The son of a Tyneside fisherman now cooks the food served in the most beautiful dining room in London. Since June, 2004, John Williams has been the Executive Chef at The Ritz.
Before I continue, let me declare an interest. I love The Ritz. For forty years, on and off, I have been lounging about its gilded salons. I have tutted at its lows and purred at its highs. Since it passed into the ownership of the Barclay brothers in 1995, it has undergone a renaissance. It is now, without doubt, the finest hotel in Britain’s capital and it is – in terms of the décor, the service and the sartorial elegance of the staff – certainly one of the best hotels in the world. And I am very pleased that John Williams is in charge of its kitchens.
I went to see him in his basement office, the small glass-sided cabinet from which he commands his 50-strong kitchen brigade. The Tyneside accent is still there – despite his long years in London (the last nine as Maitre Chef des Cuisines at Claridge’s Hotel). As a boy, he was taught to cook by his mother. Now he is proud to be, first and foremost, an hotel chef – a chef driven by his customers, rather than a chef who bends the customers to his will. He expresses a love for the Ritz’s traditions. And he is not afraid to condemn the fad for combining the cooking of different cultures. With the Northerner’s ear for a blunt and telling phrase, he calls it “Not Fusion, but Confusion”. I nearly leapt from my seat to propose three cheers.
He is clear that he will not lose sight of what The Ritz is all about, and has determined, with his ‘cuisine of the palace’, to achieve recognition for its dining room as the best to be found in any of London’s hotels. His method is both simple and effective: to use ingredients of the highest quality, to use them at their seasonal peak, to concentrate on classic French cuisine (but with lighter saucing) and to continue to offer traditional British dishes (like Lancashire hot pot) on the daily menu.
Those of us who have lamented the transformation of so many of our beloved hotel dining rooms into trendy feeding stations for noisy people will applaud Mr Williams for this intelligent approach. Combine it with the exquisite surroundings and the fact that The Ritz is now unique in London in keeping its waiters in tails, and it is small wonder that the popularity of the Ritz Restaurant is increasing day by day.
Mr Williams does not smoke. Good. There are far too many chefs whose palates (particularly with regard to the discernment of salt) are distorted by the loathsome weed. And, as Chairman of the Academy of Culinary Arts in Great Britain, he takes a keen interest in the education and training of young chefs. Let us hope that he can influence them not only to steer clear of tobacco, but also to adopt his common sense attitude to the practice of their skills.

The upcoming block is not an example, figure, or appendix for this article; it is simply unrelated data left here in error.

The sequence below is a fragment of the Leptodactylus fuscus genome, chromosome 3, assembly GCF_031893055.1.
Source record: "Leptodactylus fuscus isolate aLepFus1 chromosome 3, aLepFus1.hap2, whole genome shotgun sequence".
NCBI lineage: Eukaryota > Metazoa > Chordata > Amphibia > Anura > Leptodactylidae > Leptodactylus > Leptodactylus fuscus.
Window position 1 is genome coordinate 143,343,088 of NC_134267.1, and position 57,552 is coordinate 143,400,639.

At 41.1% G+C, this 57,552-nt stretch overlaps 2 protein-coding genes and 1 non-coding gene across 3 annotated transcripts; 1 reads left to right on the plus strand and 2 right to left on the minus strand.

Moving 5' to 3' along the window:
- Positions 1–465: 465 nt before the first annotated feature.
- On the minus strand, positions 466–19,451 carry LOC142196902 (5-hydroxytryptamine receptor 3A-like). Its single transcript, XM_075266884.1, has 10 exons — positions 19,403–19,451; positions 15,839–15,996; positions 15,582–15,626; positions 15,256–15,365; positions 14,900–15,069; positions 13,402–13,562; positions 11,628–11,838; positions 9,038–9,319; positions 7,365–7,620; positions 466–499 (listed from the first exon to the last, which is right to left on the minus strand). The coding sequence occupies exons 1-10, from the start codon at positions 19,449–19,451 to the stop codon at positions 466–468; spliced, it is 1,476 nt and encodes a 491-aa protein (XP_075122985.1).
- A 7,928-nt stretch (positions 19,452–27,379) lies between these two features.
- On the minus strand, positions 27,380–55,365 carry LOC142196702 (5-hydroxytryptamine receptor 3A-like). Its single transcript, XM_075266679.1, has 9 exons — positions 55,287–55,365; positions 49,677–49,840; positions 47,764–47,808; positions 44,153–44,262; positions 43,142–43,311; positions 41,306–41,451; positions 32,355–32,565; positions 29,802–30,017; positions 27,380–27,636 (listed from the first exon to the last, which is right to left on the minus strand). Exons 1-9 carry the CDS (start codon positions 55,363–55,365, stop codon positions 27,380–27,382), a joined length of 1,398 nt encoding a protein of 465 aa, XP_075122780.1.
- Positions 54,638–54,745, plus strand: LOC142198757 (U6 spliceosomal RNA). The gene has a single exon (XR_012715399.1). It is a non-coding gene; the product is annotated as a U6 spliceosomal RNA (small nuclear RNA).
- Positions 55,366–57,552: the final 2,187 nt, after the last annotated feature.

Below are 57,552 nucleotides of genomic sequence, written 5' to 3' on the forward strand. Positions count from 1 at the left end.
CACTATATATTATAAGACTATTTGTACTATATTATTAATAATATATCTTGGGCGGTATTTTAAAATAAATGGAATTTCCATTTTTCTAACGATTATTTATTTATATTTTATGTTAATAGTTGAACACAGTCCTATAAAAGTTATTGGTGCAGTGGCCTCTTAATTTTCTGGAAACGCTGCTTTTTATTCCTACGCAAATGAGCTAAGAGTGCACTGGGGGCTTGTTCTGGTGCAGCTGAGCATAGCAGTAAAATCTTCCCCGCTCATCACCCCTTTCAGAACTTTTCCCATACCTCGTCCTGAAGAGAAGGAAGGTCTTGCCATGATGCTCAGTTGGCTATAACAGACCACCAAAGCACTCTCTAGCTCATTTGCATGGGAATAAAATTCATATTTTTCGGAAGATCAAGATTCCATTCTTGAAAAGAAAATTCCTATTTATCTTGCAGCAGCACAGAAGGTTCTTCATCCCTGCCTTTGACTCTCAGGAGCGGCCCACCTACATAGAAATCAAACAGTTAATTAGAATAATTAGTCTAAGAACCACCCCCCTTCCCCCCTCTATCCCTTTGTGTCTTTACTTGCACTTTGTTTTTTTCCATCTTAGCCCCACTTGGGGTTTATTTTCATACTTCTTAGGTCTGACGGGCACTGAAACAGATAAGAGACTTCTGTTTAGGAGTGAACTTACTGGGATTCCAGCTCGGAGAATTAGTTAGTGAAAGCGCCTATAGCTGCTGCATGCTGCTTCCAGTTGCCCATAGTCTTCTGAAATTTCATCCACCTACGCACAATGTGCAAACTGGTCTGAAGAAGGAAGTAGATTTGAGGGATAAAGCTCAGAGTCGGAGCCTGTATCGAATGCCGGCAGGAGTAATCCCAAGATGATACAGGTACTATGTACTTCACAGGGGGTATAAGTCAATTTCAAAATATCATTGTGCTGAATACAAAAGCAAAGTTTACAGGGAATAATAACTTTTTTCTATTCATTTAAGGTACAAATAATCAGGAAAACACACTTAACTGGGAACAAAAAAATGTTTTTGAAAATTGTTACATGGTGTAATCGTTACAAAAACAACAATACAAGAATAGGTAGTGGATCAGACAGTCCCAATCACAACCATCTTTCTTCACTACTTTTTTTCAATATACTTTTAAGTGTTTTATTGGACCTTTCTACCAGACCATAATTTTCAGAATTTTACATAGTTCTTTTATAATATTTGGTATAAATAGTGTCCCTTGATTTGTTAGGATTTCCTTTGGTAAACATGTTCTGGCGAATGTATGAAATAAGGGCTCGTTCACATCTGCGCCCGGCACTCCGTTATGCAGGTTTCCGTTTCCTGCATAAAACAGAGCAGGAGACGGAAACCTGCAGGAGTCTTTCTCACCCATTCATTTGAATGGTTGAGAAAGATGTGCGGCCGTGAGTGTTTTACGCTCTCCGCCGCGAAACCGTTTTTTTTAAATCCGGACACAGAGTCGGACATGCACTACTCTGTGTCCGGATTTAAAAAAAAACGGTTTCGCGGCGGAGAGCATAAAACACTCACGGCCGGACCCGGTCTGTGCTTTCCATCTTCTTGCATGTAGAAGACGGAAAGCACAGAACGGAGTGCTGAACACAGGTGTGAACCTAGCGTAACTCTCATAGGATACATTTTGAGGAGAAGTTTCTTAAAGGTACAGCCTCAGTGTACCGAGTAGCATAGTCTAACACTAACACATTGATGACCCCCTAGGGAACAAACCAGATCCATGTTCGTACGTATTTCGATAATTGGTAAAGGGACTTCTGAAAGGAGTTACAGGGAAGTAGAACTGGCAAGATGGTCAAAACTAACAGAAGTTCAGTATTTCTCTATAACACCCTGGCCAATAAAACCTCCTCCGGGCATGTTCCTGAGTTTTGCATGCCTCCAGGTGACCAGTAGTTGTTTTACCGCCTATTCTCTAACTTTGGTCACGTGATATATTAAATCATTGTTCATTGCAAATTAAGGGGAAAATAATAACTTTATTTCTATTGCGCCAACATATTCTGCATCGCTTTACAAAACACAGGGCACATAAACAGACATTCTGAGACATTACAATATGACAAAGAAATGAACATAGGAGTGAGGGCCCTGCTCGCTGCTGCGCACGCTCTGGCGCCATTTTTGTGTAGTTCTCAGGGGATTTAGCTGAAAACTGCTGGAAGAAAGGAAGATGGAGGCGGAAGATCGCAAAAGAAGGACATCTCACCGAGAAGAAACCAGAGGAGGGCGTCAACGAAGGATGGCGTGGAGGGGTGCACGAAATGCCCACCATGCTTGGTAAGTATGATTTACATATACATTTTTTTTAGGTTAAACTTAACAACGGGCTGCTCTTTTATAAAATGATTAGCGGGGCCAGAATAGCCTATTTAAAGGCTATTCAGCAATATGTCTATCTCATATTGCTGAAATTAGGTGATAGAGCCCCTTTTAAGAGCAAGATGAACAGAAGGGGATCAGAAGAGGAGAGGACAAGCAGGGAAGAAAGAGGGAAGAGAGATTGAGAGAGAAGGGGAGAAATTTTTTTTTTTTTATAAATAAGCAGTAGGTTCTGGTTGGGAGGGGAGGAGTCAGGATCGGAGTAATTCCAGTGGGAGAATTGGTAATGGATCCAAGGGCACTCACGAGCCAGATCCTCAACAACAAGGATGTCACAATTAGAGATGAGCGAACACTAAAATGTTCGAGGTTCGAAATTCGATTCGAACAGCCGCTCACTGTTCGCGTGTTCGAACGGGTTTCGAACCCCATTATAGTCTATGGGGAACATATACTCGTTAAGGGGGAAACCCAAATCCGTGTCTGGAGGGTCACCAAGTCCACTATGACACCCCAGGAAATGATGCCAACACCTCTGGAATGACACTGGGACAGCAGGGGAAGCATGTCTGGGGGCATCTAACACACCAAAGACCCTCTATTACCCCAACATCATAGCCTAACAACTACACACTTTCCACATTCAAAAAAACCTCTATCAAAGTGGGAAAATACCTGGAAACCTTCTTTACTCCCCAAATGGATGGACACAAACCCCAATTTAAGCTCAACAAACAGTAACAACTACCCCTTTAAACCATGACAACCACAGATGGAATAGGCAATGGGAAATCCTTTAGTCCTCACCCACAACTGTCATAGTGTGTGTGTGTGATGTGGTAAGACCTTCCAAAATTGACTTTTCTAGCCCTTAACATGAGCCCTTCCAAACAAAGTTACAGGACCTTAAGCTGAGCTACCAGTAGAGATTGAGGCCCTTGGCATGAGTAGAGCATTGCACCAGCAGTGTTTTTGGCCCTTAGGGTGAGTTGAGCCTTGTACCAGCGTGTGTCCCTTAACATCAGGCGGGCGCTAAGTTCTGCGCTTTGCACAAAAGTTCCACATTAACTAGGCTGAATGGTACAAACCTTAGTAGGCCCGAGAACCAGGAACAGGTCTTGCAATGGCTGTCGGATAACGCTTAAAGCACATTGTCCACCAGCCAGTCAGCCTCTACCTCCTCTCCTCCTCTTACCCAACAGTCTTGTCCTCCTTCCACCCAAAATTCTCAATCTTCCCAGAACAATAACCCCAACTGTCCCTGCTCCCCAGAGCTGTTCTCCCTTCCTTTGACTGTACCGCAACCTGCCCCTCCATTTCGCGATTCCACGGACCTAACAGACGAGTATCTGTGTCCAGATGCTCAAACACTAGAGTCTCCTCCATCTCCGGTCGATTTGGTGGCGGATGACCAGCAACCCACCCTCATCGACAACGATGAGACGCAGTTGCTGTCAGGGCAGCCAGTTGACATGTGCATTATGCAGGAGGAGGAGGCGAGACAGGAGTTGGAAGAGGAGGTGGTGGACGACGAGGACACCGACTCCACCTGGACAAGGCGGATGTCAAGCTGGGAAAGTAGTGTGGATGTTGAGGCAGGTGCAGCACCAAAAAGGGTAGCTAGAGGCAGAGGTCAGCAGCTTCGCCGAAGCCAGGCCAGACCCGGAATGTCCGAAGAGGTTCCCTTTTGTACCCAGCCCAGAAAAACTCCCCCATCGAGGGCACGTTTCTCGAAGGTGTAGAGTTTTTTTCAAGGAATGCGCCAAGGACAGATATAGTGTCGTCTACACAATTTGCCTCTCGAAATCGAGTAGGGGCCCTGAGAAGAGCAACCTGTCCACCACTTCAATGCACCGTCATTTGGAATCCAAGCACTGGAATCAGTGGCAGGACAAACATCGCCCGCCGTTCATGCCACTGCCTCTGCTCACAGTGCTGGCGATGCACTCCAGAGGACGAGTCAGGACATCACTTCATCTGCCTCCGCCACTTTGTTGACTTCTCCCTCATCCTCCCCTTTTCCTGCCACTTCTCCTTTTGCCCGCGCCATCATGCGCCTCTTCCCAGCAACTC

By now you might be suspecting that, when I met Mr Williams, there was a meeting of minds. If so, you are correct. I went up to the dining room full of anticipation.
Simon Girling, the Restaurant Manager, met me at the door. He is a most pleasant fellow, and one manifestation of his pleasantness is that he always remembers that I like a corner table. (From here I can survey the whole chamber, and marvel at its 1906 version of a Louis XVI banqueting hall.) Mr Girling has some impressive colleagues. On this visit I was looked after with the utmost courtesy and charm by Chef Sommelier Lucio Donato and by Assistant Restaurant Manager Stuart Geddes – the latter a tall Antipodean of film-star looks and smiling unflappability.
My meal was tremendously enjoyable. Chef Williams deserves high praise for restoring to the menu one of my favourite dishes. So I began with it: Omelette Marie Antoinette. This is a mushroom omelette, topped with slices of black truffle and served with a truffle sauce. From a silver boat I extracted extra spoonfuls of truffle oil. Delicious – particularly when accompanied by a big, bold Australian chardonnay (Rosemount Show Reserve, Hunter Valley, 2001 - £50). For my fish, I chose roasted sea bass Niçoise (a dish from the five course set dinner) – tasty and firmly textured.
Then another of my favourites – noisettes of lamb Edward VII (the royal appendage indicating a slice of fried foie gras). This was done by special request. I am very much hoping that it, too, will soon return to the menu. Both the meat and the liver were flavoursome and accurately cooked. My chosen red cabernet from California was, for a 1997, still surprisingly tannic, but it yielded good black fruit (Buckeye Vineyard, K.Hunter, Sonoma - £50). (This was poured into a Zwiesel glass – for, gradually, the quality of the glassware is improving. I do hope that soon it will be Spiegelau or Riedel.) My meal ended with a well-presented soufflé Rothschild. (Allow about £95 for 4 courses from the carte.)
I left a happy man. I had enjoyed a handsome dinner. And I had been convinced that the kitchens at my favourite London hotel were in good hands. Welcome, Chef John Williams. Those of us who love The Ritz salute you.
The Ritz, 150 Piccadilly, London W1V 9DG, England.
Telephone +44 (0)207 493 8181
Fax +44 (0)207 493 2687
Set lunch £45
Set dinner £65 (Friday and Saturday £75)